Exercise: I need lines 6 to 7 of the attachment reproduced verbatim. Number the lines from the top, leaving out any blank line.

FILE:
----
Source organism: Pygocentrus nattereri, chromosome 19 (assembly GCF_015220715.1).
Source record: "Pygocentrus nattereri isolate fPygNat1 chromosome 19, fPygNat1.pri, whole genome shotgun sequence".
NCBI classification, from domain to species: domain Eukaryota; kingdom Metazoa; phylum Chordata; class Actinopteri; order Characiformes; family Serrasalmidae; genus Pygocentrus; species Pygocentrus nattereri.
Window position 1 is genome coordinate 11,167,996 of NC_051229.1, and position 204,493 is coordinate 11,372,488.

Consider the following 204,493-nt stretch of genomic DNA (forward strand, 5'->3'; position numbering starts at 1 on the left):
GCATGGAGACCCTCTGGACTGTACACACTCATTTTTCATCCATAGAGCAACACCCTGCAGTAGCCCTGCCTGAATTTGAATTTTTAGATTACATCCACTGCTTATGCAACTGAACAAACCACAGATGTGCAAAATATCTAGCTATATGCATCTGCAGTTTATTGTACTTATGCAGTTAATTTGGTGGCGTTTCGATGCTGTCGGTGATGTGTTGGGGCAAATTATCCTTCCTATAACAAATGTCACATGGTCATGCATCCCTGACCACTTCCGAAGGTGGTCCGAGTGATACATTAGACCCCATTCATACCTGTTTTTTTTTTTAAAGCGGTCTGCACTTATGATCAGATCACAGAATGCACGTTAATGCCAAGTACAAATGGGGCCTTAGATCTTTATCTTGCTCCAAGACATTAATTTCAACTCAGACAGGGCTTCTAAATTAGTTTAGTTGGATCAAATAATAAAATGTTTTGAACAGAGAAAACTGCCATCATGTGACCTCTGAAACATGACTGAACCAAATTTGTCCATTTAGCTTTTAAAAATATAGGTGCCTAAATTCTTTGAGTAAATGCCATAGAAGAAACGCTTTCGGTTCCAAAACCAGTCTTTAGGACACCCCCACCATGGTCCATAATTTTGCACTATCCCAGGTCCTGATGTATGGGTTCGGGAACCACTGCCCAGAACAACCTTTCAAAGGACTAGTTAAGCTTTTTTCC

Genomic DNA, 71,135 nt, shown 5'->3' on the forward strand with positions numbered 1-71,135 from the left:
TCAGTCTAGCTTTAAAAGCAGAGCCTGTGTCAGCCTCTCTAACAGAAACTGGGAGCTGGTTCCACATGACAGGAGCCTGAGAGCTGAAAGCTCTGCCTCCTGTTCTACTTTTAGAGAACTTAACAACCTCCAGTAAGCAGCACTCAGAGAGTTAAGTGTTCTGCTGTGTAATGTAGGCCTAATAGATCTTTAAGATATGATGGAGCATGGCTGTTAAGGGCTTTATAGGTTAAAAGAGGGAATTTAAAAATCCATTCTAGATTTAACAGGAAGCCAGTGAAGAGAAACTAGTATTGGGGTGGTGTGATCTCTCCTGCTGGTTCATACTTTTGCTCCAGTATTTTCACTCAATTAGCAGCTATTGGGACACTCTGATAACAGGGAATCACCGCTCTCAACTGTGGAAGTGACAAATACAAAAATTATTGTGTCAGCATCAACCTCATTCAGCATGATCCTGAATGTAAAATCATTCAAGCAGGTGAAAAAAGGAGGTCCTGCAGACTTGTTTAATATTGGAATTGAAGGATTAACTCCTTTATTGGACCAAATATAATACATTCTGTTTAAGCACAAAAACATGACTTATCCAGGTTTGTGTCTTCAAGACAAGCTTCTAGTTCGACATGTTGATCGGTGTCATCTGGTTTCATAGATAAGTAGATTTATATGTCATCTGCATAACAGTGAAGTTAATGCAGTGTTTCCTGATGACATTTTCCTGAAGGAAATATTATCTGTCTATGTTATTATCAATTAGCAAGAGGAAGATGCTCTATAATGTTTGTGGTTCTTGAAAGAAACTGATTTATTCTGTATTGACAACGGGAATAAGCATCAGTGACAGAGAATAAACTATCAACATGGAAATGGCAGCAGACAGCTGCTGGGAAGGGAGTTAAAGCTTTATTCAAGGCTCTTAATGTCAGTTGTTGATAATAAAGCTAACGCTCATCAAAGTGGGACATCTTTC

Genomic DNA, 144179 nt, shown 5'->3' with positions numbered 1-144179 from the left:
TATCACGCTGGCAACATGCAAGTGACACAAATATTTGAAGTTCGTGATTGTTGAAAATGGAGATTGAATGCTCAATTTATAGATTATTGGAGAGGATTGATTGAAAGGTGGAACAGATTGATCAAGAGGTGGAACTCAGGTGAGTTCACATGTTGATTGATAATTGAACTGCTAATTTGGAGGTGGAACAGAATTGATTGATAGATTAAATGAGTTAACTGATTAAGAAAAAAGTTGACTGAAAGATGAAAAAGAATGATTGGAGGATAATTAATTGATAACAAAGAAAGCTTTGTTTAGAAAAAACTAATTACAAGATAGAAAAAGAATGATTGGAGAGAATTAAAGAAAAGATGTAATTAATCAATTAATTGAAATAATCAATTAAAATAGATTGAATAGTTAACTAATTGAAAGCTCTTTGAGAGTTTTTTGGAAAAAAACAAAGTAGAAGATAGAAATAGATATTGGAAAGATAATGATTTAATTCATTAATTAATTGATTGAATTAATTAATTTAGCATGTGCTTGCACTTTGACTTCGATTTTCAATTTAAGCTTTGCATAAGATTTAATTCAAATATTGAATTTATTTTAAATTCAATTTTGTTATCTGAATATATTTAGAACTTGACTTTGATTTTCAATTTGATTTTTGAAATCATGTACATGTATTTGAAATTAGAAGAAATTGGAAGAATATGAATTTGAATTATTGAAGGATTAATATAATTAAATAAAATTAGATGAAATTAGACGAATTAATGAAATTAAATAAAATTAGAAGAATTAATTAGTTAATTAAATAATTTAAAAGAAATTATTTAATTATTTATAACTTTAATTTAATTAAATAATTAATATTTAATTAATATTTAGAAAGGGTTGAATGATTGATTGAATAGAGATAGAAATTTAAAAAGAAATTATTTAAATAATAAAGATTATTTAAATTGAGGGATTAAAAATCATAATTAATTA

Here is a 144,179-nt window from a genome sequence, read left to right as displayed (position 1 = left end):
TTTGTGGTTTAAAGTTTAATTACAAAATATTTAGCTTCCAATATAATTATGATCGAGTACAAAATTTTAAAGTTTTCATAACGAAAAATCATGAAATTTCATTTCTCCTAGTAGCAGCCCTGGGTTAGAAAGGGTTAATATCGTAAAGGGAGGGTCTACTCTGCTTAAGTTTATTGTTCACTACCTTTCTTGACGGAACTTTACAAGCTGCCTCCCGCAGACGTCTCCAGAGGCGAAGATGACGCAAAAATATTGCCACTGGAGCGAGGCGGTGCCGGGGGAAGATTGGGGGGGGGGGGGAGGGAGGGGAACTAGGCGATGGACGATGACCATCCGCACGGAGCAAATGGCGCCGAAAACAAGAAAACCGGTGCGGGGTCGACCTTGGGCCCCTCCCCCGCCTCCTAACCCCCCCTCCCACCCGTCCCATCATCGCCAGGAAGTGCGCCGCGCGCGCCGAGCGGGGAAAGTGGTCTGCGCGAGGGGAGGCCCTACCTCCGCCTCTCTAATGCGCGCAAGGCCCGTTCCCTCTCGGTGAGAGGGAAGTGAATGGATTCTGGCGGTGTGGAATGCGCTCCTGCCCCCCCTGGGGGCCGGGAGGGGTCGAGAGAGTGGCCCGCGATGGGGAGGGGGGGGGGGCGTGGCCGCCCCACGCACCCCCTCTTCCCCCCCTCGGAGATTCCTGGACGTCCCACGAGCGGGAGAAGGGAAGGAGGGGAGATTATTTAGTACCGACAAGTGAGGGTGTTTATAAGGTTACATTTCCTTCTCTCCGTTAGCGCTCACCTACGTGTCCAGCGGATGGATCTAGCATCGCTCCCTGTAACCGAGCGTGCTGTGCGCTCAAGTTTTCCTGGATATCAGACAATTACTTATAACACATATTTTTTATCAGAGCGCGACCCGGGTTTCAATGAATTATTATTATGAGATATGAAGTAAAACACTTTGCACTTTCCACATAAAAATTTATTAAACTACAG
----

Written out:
GCATGGAGACCCTCTGGACTGTACACACTCATTTTTCATCCATAGAGCAACACCCTGCAGTAGCCCTGCCTGAATTTGAATTTTTAGATTACATCCACTGCTTATGCAACTGAACAAACCACAGATGTGCAAAATATCTAGCTATATGCATCTGCAGTTTATTGTACTTATGCAGTTAATTTGGTGGCGTTTCGATGCTGTCGGTGATGTGTTGGGGCAAATTATCCTTCCTATAACAAATGTCACATGGTCATGCATCCCTGACCACTTCCGAAGGTGGTCCGAGTGATACATTAGACCCCATTCATACCTGTTTTTTTTTTTAAAGCGGTCTGCACTTATGATCAGATCACAGAATGCACGTTAATGCCAAGTACAAATGGGGCCTTAGATCTTTATCTTGCTCCAAGACATTAATTTCAACTCAGACAGGGCTTCTAAATTAGTTTAGTTGGATCAAATAATAAAATGTTTTGAACAGAGAAAACTGCCATCATGTGACCTCTGAAACATGACTGAACCAAATTTGTCCATTTAGCTTTTAAAAATATAGGTGCCTAAATTCTTTGAGTAAATGCCATAGAAGAAACGCTTTCGGTTCCAAAACCAGTCTTTAGGACACCCCCACCATGGTCCATAATTTTGCACTATCCCAGGTCCTGATGTATGGGTTCGGGAACCACTGCCCAGAACAACCTTTCAAAGGACTAGTTAAGCTTTTTTCC

Genomic DNA, 71,135 nt, shown 5'->3' on the forward strand with positions numbered 1-71,135 from the left: